We’ve already looked into the performance differences between Windows Vista and Windows 7 in a desktop computing environment. Although many people would recommend using Windows 7 not only for new PCs, but also notebooks as well, it might not make sense to change the operating system on existing systems.
The notebook question was particularly interesting for us. Which of the latest Windows versions provides the best performance on notebooks? And does the Windows version have a noticeable impact on battery life? Both questions can be answered with a “yes.”
There should be little performance difference between similar operating system versions. Windows XP is popular because it is rather sleek and fast. Windows Vista has the opposite reputation, although it introduced several new features that potentially increase performance. For example, SuperFetch loads the most-wanted applications in the background, utilizing all available system RAM, to make them available quickly. ReadyBoost utilizes a fast USB 2.0 thumb drive to provide additional random access memory for applications. ReadyDrive introduced support for HHDDs (Hybrid Hard Drives), although this feature was never used.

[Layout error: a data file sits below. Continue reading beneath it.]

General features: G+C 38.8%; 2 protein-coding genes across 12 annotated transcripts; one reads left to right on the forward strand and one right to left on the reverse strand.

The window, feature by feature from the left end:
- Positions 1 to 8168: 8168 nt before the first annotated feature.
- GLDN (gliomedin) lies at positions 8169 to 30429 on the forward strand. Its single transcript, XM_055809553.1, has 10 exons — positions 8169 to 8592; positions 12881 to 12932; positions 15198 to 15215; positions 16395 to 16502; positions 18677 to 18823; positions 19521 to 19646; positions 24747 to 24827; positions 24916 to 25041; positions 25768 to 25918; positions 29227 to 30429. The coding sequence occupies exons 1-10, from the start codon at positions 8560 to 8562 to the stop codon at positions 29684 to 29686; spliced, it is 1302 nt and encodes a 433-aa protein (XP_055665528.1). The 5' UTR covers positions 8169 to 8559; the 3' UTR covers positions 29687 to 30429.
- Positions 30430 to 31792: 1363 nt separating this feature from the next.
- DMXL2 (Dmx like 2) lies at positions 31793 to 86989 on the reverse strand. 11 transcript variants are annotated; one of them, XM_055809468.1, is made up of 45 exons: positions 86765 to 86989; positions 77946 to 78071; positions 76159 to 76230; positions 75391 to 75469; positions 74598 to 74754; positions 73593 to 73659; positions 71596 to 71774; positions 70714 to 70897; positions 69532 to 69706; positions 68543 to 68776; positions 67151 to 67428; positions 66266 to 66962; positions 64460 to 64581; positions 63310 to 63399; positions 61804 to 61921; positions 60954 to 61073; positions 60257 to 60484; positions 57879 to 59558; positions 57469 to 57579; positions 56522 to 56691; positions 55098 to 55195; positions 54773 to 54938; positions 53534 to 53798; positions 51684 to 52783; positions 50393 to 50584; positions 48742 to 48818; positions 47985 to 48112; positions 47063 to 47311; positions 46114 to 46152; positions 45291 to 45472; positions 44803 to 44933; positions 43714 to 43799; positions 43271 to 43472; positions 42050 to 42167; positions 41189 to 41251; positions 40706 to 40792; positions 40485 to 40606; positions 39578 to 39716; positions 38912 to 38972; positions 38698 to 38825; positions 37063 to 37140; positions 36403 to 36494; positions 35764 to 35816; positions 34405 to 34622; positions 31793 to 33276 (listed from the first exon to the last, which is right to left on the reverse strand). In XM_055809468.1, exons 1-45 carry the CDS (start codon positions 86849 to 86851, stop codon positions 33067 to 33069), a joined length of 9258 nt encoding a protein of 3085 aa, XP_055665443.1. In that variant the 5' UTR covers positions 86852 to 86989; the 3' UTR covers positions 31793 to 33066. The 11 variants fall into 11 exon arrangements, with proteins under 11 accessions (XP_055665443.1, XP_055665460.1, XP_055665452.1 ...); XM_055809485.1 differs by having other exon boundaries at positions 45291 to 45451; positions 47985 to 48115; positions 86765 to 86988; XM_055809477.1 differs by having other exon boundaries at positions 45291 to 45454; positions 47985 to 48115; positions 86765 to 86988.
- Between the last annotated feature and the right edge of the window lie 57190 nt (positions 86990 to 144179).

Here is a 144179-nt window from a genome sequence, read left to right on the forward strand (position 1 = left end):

And finally, there is Windows 7, which generally provides better performance.
We used a Dell Latitude D630 notebook and three identical 2.5” Seagate Momentus 7200.2 hard drives to install all three Windows versions: Windows XP, Windows Vista, and Windows 7. Thus armed, it was time to run a little analysis.